by Michael Werneburg

tips on australia

m. werneburg, 2000

These are some tips for Canadians travelling in Australia. Sara and I are pretty much typical Canadians, though we've lived too long in Toronto, which makes us a touch more irritable about one or two things, which I'm sure will come out below.

sections

Comparison Chart

Aspect Canada Australia
Size ~10 million km2 ~7 million km2
Climate Bitterly cold winters, warm summers, four seasons Hot summers (unbelievably hot in the interior), warm winters
Population 31 million 17 million
Languages English, French something like English
Cities Toronto (<5 million),
Montréal (2 million),
Vancouver (1 million)
Sydney (4 million),
Melbourne (3.5 million),
Brisbaine (1.6 million)
Animals 50 thousand polar bears 50 million kangaroos
pests cock-roaches (50 thousand in our building) raccoons (50 thousand in Toronto alone)
Other notable wildlife many large animals, mosquitos, biting flies in summer, (rabid) mammals &possums, bug-free (except for flies in the interior), but crawling with spiders, swarming with snakes, and flying with birds
Music rock &country pop, pop, pop.
dominant colours white, green, blue red, orange, brown
hazards hypothermia, insects, terrestrial animals that bite spiders, bluebottle jellyfish, blue box jellyfish, sharks, crocodiles, insects, snakes
Sports Hockey, soccer, softball, skiing, curling Footie, Australian-"rules" football, cricket, rally races, sport fishing, various forms of rugby, soccer, field hockey, swimming, surfing, skiing (believe it!), the list is endless.
Light switches Up is on, down is off Up is off, down is on (not kidding! It's like that in Fiji and NZ, too)
Accent Newfie through generic American (but spoken more quickly) Broad, quasi-British (but spoken without classist perfection)
Gambling 6/49, casinos (and video poker in limited places) lotteries, casinos, horse races, video poker, on and on
Facial hair (men) often never
Toilet flushes one speed suits all half or full
Driving (and escalators, revolving doors, etc) right side left side
Vacation cottage, camping beach
Kylie Minogue what, the one who remade Locmotion in the mid 80's? what, the one who sold out nine shows in Sydney in 2001?

Customer Service

Australians aren't here to serve you, even if they're behind a counter.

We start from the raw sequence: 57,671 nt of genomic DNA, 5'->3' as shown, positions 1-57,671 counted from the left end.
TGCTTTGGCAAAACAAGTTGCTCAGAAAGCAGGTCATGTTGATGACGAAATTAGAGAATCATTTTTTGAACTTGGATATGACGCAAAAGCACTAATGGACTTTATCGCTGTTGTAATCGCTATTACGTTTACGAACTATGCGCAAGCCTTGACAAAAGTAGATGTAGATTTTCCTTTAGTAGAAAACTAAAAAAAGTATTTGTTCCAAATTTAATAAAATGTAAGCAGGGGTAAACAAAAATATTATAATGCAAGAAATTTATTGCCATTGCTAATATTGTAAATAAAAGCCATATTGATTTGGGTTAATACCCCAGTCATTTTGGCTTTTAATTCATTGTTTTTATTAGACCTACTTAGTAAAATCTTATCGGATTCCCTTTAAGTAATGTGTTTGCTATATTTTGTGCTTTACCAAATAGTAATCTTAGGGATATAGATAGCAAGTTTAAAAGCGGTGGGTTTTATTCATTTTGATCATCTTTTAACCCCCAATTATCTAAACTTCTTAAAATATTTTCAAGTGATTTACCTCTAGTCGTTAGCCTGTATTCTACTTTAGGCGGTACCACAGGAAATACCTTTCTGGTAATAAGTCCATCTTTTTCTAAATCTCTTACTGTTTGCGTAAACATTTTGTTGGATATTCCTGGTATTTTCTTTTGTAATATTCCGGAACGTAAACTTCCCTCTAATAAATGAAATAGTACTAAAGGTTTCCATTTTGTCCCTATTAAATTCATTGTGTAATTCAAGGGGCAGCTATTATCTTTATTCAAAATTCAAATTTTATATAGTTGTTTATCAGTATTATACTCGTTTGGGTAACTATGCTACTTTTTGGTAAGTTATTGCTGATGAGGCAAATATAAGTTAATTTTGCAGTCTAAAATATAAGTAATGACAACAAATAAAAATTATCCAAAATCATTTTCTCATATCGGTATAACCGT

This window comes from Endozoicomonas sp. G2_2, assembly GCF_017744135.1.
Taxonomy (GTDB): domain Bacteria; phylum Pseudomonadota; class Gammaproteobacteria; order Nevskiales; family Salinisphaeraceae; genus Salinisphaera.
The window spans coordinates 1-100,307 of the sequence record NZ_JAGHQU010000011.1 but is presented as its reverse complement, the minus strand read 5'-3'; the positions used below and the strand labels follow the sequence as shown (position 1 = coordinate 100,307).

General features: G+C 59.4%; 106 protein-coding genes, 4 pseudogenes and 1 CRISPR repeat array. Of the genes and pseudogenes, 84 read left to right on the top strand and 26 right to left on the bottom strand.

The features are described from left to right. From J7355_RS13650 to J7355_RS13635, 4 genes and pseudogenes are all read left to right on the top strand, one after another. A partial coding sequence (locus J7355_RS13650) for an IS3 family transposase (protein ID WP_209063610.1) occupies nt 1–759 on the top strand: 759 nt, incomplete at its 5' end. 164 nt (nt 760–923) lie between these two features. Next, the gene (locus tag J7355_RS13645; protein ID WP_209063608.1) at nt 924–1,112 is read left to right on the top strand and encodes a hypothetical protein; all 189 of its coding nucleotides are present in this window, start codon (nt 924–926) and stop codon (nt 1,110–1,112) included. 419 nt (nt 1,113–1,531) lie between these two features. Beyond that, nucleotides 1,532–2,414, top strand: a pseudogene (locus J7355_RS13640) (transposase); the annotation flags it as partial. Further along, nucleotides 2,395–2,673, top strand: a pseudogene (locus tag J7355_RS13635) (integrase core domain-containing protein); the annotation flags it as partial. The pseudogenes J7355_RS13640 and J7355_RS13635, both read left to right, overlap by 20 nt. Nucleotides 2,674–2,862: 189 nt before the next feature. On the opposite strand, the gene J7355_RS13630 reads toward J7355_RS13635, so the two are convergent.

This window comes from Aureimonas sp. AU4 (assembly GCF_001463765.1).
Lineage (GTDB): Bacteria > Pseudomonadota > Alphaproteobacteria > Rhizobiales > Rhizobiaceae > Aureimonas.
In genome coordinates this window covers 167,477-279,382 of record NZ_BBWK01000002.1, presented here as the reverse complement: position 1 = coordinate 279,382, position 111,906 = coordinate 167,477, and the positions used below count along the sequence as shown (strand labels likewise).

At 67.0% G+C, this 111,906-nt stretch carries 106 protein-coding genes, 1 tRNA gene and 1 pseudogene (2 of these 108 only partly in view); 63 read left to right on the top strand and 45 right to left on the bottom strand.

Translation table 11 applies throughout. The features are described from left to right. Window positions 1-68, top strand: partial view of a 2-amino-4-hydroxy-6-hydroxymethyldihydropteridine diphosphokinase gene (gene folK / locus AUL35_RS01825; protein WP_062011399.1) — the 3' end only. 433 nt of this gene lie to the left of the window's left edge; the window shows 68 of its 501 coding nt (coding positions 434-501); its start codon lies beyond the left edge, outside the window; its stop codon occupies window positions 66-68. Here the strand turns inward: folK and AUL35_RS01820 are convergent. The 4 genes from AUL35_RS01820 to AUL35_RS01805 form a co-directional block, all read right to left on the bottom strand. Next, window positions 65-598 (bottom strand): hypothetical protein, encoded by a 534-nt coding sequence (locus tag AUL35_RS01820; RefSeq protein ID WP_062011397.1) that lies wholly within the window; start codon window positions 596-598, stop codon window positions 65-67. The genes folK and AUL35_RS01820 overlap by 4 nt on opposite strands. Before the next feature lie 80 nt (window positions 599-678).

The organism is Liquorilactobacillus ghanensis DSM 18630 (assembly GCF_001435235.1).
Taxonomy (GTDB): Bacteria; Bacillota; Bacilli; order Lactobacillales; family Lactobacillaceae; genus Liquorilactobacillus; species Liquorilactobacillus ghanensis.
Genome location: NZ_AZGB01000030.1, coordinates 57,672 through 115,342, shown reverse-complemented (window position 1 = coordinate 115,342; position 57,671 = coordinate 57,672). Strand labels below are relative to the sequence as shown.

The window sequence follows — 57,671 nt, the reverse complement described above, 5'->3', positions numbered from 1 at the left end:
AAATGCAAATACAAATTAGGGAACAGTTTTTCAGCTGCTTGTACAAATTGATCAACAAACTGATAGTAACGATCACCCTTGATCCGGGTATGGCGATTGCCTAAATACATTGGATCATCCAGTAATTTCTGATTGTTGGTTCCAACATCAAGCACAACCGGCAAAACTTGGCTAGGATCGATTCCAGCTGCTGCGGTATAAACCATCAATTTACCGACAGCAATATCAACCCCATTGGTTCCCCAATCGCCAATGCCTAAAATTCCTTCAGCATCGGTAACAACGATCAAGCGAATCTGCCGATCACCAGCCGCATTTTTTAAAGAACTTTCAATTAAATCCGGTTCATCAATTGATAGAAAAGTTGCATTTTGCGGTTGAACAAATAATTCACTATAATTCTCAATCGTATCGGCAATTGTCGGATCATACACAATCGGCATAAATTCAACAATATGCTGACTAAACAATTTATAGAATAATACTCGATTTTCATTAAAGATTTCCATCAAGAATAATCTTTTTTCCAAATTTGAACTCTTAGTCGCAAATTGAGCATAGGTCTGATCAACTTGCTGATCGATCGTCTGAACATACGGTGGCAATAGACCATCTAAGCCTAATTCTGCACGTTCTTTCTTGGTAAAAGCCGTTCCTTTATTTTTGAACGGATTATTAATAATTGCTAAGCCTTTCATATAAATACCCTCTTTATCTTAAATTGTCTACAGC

We've learned the hard way that business in Australia is NOT like business back home. You have to essentially behave as if you're dealing with people who don't want your business. Because they don't! These are things you can expect:

  • hidden charges: Telstra, the Aussie answer to Bell Canada (like anyone asked that question) doesn't mention the $50 hook-up fee, nor the $20 miscellany fee that come with setting up a new phone line. Just get used to it, I guess.
  • are you being served?: Don't be surprised if the folks with name tags in stores would rather chat than answer questions. It's all part of the Aussie charm: remember, she'll be right, mate.
  • I'll (not) get back to you: You won't get a return call from an Aussie company. In fact, you can expect busy signals, unanswered calls (voice mail is rare, here), and 'No, (s)he is not in the office' eight days in a row.
  • lies: Aussie companies would rather lie and give you an easy answer than do any real work. Just be persistant. Remember, if you wanted uptight, you'dda stayed back home.
  • bank hours: everything closes at 6 PM, even in large cities. Except for Thursday afternoon. At first this seems like an inconvenience, but it's surprisingly easy to get used to.
  • immunity: Australians who serve the public seem to have some kind of God-granted immunity from the sink-or-swim mechanism that seems to cull the bad ones quickly throughout North America. How else could you explain this one:
me: I'd like a burger with chips and a fork and knife.
girl 1: okay.
... (quarter of an hour elapses)
senior server: who wanted the chicken burger?
me: I asked for a burger, actually.
senior server: (groans, and snaps 'oh')
... (quarter of an hour elapses as a 'private' party wanders in around us and a few other confused patrons)
me: that's it. Let's go.
sara: why don't you ask that woman. I think a private party is being hosted.
me (approaching a woman who seemed to work there): Hello-
woman: you with such and such company?
me: um, no. Is this a private party?
woman: some of it is... (looking about vaguely)
me: Okay, I ordered a burger half an hour ago—oh, here it comes.
(a get back to the table just as the server—yet another server—is leaving. I notice that she's left no cutlery, and try to get her attention.)